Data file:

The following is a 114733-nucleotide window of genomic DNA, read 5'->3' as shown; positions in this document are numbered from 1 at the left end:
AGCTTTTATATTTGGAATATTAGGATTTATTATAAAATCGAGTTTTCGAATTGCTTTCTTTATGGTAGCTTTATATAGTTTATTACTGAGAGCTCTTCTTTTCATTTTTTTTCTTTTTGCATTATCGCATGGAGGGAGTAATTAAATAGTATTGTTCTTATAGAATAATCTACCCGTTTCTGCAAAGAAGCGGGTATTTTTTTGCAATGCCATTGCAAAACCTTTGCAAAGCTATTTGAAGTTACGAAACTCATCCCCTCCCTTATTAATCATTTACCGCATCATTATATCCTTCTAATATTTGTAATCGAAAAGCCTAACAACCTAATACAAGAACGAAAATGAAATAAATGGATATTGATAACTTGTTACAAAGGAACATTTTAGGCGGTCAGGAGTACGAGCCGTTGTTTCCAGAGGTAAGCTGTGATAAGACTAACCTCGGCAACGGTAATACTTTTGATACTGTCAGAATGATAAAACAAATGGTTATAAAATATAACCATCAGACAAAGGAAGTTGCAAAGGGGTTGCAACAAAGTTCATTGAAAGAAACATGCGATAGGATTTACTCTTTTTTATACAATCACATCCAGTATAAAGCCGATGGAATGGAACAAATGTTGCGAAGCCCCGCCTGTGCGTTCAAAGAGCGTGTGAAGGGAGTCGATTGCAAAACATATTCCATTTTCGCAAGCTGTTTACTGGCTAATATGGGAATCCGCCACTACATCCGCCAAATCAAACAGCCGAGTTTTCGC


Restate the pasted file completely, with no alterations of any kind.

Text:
The following is a 114733-nucleotide window of genomic DNA, read 5'->3' as shown; positions in this document are numbered from 1 at the left end:
AGCTTTTATATTTGGAATATTAGGATTTATTATAAAATCGAGTTTTCGAATTGCTTTCTTTATGGTAGCTTTATATAGTTTATTACTGAGAGCTCTTCTTTTCATTTTTTTTCTTTTTGCATTATCGCATGGAGGGAGTAATTAAATAGTATTGTTCTTATAGAATAATCTACCCGTTTCTGCAAAGAAGCGGGTATTTTTTTGCAATGCCATTGCAAAACCTTTGCAAAGCTATTTGAAGTTACGAAACTCATCCCCTCCCTTATTAATCATTTACCGCATCATTATATCCTTCTAATATTTGTAATCGAAAAGCCTAACAACCTAATACAAGAACGAAAATGAAATAAATGGATATTGATAACTTGTTACAAAGGAACATTTTAGGCGGTCAGGAGTACGAGCCGTTGTTTCCAGAGGTAAGCTGTGATAAGACTAACCTCGGCAACGGTAATACTTTTGATACTGTCAGAATGATAAAACAAATGGTTATAAAATATAACCATCAGACAAAGGAAGTTGCAAAGGGGTTGCAACAAAGTTCATTGAAAGAAACATGCGATAGGATTTACTCTTTTTTATACAATCACATCCAGTATAAAGCCGATGGAATGGAACAAATGTTGCGAAGCCCCGCCTGTGCGTTCAAAGAGCGTGTGAAGGGAGTCGATTGCAAAACATATTCCATTTTCGCAAGCTGTTTACTGGCTAATATGGGAATCCGCCACTACATCCGCCAAATCAAACAGCCGAGTTTTCGC